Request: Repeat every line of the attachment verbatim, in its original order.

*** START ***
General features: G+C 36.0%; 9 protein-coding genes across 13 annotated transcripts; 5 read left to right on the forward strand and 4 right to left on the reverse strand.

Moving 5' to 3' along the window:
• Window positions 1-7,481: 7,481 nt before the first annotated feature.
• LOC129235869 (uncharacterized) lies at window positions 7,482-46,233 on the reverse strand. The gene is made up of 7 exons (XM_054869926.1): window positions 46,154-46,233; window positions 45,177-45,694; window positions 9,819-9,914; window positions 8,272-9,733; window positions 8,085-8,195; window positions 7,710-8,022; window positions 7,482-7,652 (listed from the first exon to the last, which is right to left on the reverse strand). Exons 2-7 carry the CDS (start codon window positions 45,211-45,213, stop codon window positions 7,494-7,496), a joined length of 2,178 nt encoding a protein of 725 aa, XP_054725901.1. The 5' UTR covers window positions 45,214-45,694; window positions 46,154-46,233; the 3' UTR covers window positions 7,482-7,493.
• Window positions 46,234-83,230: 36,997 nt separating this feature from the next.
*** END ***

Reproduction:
General features: G+C 36.0%; 9 protein-coding genes across 13 annotated transcripts; 5 read left to right on the forward strand and 4 right to left on the reverse strand.

Moving 5' to 3' along the window:
• Window positions 1-7,481: 7,481 nt before the first annotated feature.
• LOC129235869 (uncharacterized) lies at window positions 7,482-46,233 on the reverse strand. The gene is made up of 7 exons (XM_054869926.1): window positions 46,154-46,233; window positions 45,177-45,694; window positions 9,819-9,914; window positions 8,272-9,733; window positions 8,085-8,195; window positions 7,710-8,022; window positions 7,482-7,652 (listed from the first exon to the last, which is right to left on the reverse strand). Exons 2-7 carry the CDS (start codon window positions 45,211-45,213, stop codon window positions 7,494-7,496), a joined length of 2,178 nt encoding a protein of 725 aa, XP_054725901.1. The 5' UTR covers window positions 45,214-45,694; window positions 46,154-46,233; the 3' UTR covers window positions 7,482-7,493.
• Window positions 46,234-83,230: 36,997 nt separating this feature from the next.